James "Orville" Martin, Rockport , founder and former CEO of Lincoln Natural Gas Co. (now part of Southern Indiana Gas & Electric Co.) has contributed $50,000; former astronaut Neil Armstrong has given $10,000.
The bands' first-ever capital campaign, A Song Anew: Tuning Up For The Future, will be launched Saturday (4/26) during an alumni reunion weekend. The campaign will run through Homecoming 1999. The goal is to raise $400,000 for band scholarships, $800,000 for new instruments, and $800,000 to support student travel opportunities. So far, approximately $700,000 in gifts and pledges has been raised.
Martin, who played saxophone in the Purdue "All-American" Marching Band from 1939 to 1942 and graduated in electrical engineering, stated: "The bands department at Purdue holds a lot of good memories for me. But what I think is so fantastic is what Purdue continues to do in music without a music school on campus. The whole bands program is indicative of the Purdue spirit -- that people who really want to make music will do it because they want to, even though it's not part of an academic program."
Armstrong, who marched with the baritone horn in 1952, graduated in aeronautical engineering in 1955. Ten years later he was named an honorary member of Kappa Kappa Psi, a national band honorary. The Kappa Kappa Psi pin that Armstrong wore during his 1969 moon-walk is on display in the bands department.
David A. Leppla, director of bands, said: "This campaign is meant to be a one-time infusion of funds that will add to the annual financial support we receive from our friends and alumni. The $45,000 or so we now raise annually helps with operational costs, but it really doesn't address the meat of the issue. For instance, we need to replace 25 sousaphones at $6,000 a piece. The sousaphones we are playing on were purchased in the 1920s and '30s -- some are literally duct-taped together."
But the horns don't always stay together.
"I can remember one half-time show in Ross-Ade stadium when the band was taking a bow at the end," said Bill Kissinger, associate professor of bands. "As the sousaphone section bent over, one of the bells fell right out of the horn and went rolling out onto the field."
Leppla also plans to broaden the Leath Band Scholarship program that gives $1,000 each to approximately 12 incoming freshmen from Indiana each year.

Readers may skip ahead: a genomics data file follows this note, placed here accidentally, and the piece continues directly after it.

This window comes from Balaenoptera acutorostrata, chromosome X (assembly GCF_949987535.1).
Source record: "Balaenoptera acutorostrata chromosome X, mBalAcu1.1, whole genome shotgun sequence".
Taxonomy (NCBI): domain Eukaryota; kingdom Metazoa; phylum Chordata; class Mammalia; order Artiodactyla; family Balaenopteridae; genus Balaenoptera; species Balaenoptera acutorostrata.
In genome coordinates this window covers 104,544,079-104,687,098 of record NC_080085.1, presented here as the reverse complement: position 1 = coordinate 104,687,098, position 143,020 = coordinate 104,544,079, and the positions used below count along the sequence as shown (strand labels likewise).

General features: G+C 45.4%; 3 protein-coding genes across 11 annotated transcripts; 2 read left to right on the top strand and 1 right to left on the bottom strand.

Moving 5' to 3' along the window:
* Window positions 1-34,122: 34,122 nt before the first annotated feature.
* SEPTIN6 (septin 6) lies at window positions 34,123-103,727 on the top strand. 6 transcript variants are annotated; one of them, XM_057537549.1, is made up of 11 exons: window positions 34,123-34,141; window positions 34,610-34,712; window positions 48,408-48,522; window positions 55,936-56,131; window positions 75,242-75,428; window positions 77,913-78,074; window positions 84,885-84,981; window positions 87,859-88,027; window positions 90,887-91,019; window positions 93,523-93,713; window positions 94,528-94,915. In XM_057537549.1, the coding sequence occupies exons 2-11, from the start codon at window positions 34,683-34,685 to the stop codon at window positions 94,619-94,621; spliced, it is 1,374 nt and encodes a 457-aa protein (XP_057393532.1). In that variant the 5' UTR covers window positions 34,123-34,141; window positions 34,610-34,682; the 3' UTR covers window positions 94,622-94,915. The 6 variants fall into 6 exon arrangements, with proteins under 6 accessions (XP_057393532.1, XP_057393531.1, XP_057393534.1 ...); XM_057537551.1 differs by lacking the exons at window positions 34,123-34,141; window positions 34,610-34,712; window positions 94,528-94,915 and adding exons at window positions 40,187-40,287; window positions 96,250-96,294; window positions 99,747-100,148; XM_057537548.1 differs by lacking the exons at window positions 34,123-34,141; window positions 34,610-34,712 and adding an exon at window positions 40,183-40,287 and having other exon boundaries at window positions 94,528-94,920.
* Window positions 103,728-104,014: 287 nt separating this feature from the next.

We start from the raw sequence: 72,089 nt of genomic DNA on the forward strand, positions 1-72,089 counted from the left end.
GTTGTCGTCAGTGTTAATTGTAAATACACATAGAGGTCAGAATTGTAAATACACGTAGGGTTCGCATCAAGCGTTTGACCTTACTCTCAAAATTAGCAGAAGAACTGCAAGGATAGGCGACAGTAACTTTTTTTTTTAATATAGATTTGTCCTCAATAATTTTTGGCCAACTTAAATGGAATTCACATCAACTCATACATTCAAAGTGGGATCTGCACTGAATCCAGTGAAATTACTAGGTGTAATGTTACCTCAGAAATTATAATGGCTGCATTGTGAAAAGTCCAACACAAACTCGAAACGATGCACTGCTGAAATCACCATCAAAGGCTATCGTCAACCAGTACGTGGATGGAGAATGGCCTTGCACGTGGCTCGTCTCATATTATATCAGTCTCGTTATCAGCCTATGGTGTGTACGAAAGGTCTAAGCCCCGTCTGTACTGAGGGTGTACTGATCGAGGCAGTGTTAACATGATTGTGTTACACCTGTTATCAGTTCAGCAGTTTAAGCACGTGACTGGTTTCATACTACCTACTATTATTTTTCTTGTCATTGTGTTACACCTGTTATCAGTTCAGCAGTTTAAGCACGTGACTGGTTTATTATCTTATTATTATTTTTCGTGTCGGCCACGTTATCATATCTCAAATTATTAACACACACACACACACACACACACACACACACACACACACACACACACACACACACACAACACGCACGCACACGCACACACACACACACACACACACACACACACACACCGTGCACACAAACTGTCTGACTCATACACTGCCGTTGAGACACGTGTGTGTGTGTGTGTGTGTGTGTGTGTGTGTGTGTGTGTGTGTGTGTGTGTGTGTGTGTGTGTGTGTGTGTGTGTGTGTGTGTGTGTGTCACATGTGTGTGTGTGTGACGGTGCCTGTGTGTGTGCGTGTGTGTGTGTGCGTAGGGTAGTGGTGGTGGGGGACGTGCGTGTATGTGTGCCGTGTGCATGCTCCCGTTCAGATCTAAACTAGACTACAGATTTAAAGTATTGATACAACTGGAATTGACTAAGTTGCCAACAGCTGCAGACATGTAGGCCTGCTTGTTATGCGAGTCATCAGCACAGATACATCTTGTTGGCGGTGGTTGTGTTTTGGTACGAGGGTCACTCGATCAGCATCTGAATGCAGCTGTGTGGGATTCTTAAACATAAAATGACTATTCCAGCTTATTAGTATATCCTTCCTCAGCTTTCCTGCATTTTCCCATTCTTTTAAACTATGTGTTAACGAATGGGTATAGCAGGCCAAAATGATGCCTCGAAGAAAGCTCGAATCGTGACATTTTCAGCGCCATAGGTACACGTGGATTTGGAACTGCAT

"I would like to be able to extend the scholarship to out-of-state students and to upper classmen based on band participation." Leppla said. "Right now, we give upper-classmen scholarship assistance only if there is extra money in the scholarship fund."
Jazz Band trombonist Patrick Swisher, a senior from Lafayette, received some of the extra funds this past year to assist his studies in technical graphics. He says the money has helped immensely.
"It helped me purchase books and other school supplies I wouldn't have been able to buy otherwise," said Swisher. "I was working and struggling to make ends meet, and the bands scholarship made it much easier for me to stay on campus."
The campaign is co-chaired by Dr. Al G. Wright, director of bands emeritus, and June Ciampa Lauer, a former Golden Girl who earned an education degree in 1965. The campaign advisory board consists of 21 band alums and friends. Gifts include:
The bands department is more than 111 years old with more than 9,000 band alumni in the United States. The marching, concert and jazz bands involve more than 600 students at the West Lafayette campus. They travel throughout the world as goodwill ambassadors for Purdue and the state of Indiana.
Sources: David A. Leppla, (765) 494-0770
Orville Martin, (812) 649-2311
Bill Kissinger (765) 494-3955
Patrick Swisher (765) 495-1831
writer: Kate Walker, (765) 494-2073; e-mail, firstname.lastname@example.org
Purdue News Service: (765) 494-2096; e-mail, email@example.com
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